RussiaLenin

Leon Trotsky, Lenin’s #2 revolutionary intimidator, shouted down  Menshevik party leader Julius Martov. As Martov was taking leave of the assembly room, Trotsky commanded:

“Go where you belong, into the dustbin of history.”

Julius Martov headed for the back door. Here’s the video overlay as Martov’s face appears in the Red Chaptersdocumentary:

RussiaMartov

Red Chapters Narrator Daniel Evans explains,

“Walking toward the door, Martov warned the remaining delegates, ‘One day, you will understand the crime in which you are taking part.’

And it was indeed a crime, which would be cruelly perpetrated for several generations upon the entirety of the Russian people.

Ultimately, Lenin’s strong-arm tactics dictated the oppression by which  Kerensky, and later many others, were ousted. By the same means, Trotsky would also later be ostracized.  By 1938 fellow-dissident-leaders Liev Kamenev and Grigory Zinoviev would likewise be purged out by Stalin’s post-Lenin manipulations.

The Lenin-Stalin hegemony became the dark heart and soul of Soviet oppression in the USSR for many decades to come.

Lenin imposed his dictatorial will by violent rejection of what would have been a nascent representative government. After Lenin’s death, Stalin continued and extended the pattern of tyranny; he wrested control of their dictatorial  party machine and established hundreds of gulag prisons where millions perished.

In the Russian revolution, Bolshevik violence begat a very long legacy of USSR violence and oppression.

Government reaps what government sows.

As the twig is violently bent, so shall the tree distortedly grow.

As societal control is established through tyrannical cruelty and violence, government tyranny expands accordingly–by the extension of force and violence.

The American revolution, on the other hand, brought forth a bi-cameral representative democracy with judicial oversight.

Rule of Law

Liberty begat liberty. Lawful rule begat Rule of Law (not dictatorial tyranny.)

A nation reaps what it sows.

As the twig is bent, so shall the tree grow.

In Russia’s case, Lenin’s dictatorial tyranny brought forth an abusive system of imprisonment.

We Americans should help the Russians to overcome their past mistakes of Lenin and Stalin.

Glass half-Full

And that’s the way it is

February 23, 2020

The editor said if it bleeds,

it leads . . .

talkin’ bout them newsworthy stories

when journalists  were in their glory,

back in the day

before this present cranked-up fray.

Oh, but

that newsworthy rule was back in the former times,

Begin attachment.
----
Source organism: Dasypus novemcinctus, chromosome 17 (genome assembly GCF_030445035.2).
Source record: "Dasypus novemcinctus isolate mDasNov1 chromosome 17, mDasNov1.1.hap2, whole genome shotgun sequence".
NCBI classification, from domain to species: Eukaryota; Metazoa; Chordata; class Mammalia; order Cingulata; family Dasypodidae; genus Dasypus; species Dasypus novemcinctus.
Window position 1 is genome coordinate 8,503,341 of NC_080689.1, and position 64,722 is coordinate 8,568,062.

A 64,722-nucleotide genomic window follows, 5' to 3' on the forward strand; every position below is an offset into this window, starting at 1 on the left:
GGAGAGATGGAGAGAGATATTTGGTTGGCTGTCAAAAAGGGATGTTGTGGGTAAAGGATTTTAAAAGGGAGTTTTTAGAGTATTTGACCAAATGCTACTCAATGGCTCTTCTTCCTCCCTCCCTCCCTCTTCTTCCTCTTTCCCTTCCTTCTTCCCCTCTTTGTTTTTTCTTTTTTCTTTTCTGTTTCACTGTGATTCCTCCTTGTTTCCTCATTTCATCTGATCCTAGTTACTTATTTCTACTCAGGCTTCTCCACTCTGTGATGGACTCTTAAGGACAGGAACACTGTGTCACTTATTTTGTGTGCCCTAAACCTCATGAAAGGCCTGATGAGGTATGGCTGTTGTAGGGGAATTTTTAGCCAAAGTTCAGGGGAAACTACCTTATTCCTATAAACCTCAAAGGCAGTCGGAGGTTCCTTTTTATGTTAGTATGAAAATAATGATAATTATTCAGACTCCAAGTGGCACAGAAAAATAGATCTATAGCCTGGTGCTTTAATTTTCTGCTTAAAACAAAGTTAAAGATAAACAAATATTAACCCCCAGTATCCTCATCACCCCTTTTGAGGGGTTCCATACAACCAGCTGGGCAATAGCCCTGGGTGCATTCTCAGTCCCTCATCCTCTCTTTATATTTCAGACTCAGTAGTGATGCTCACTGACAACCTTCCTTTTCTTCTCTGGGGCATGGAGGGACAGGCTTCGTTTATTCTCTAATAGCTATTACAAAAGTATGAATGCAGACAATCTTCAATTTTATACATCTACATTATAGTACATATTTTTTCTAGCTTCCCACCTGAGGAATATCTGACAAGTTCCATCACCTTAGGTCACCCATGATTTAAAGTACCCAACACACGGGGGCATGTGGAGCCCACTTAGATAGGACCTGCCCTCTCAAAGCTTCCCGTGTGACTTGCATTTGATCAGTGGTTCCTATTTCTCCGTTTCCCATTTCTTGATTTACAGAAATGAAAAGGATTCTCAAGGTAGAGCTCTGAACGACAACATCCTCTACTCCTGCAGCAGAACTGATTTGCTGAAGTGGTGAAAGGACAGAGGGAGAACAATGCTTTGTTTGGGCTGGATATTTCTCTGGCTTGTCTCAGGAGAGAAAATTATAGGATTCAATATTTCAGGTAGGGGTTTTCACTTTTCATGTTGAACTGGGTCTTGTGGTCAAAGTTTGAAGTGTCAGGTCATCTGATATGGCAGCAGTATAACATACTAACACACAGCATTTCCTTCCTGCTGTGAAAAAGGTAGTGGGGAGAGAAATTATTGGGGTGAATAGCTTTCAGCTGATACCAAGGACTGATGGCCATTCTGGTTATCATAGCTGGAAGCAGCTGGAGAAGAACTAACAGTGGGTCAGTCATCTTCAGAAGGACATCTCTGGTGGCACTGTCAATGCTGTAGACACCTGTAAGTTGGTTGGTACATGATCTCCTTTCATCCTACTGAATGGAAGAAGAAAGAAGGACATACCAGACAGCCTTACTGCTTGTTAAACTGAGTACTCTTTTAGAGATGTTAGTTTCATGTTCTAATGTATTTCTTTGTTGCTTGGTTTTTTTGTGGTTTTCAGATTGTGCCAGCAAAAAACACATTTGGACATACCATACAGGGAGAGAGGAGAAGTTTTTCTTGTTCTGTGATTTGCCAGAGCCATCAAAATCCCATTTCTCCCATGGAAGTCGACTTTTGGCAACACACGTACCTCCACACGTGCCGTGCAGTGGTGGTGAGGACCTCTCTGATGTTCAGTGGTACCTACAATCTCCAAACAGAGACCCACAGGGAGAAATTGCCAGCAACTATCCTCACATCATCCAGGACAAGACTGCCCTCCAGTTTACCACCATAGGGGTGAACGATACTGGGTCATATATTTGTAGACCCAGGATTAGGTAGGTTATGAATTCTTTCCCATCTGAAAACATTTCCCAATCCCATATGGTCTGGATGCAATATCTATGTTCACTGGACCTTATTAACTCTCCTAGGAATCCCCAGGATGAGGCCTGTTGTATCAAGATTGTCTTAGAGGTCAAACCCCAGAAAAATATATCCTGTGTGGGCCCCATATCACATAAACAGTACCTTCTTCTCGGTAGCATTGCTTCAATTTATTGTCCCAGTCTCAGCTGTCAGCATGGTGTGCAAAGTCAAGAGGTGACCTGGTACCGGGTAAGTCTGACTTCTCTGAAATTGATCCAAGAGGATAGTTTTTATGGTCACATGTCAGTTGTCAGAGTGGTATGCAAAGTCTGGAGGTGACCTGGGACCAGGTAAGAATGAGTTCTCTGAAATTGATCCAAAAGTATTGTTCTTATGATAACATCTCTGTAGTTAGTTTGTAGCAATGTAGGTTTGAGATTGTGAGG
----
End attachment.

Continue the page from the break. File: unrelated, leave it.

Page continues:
when readers paid in nickels and dimes;

reporters had a pencil tucked o’er their ear,

and readers held our heritage dear.

Nowadays, if it provokes,

it’ll stoke

the facebook fire

and whip up tweeter ire,

as our frantically repulsing extremities

drum up crank polarities.

I hate to break it to ya

but here’s our newsworthy brouhaha:

The user who insults

gets results.

Read ‘em and weep

I said;

watch a talking video creep

instead.

Now fake news and hyped-up spin

constitute our gravest social media sin.

Meanwhile . . .

and I do mean mean,

Journalism gets lowered to the grave,

final resting place of the brave.

In this land of the free,

internet froth is mainly

what we see . . .

in this republic, if we can keep it,

‘though as we sow

we’ll surely reap it.

And that’s the way it is

in  21st-century democracy shobiz. . .

Cronkite2

(as Cronkite might have said

if Uncle Walter were not dead.)

Glass half-Full

The Senator from Minnesota

February 12, 2020

Just a few days ago,  we were walking around in Haifa, Israel. That port city is really thriving with energy and productivity.

As we strolled near the Mediterranean shore, we came upon a cable-lift, which we rode upwards to a point about halfway up Mt. Carmel, passing in the air over a cave that is traditionally called “Elijah’s cave.”

Whether in that cave, or some other, the prophet Elijah heard a “still, small voice” of divine encouragement, while he happened to be at that moment in an hour of great need of some help from above. . . or whether Elijah’s word from the Lord happened in some other cave, I don’t really know. But I do believe, like Elijah of old, in God who is watching over us daily, and encouraging us if we listen in the Spirit for that still, small voice.

Moving right along . . .

Before we hopped on that cable-lift, I noticed this sign:

HHsignHaifa

Of course I was reminded of the Senator from Minnesota. He was Vice President under Lyndon Johnson, back in the day.

You know, Humphrey got a bad deal. He might have been President. While the Democrats were trying to have a convention in 1968, their public persona was severely damaged because the heavy-handed Mayor Daley of Chicago was sending his police out in great numbers to whack the protesting kids who were trying to end the Vietnam War.

Meanwhile, behind the scenes in the other political party in ’68, the Republican nominee Nixon was tampering inappropriately with the peace talks that our diplomats were trying to conduct with the North Vietnamese in Paris.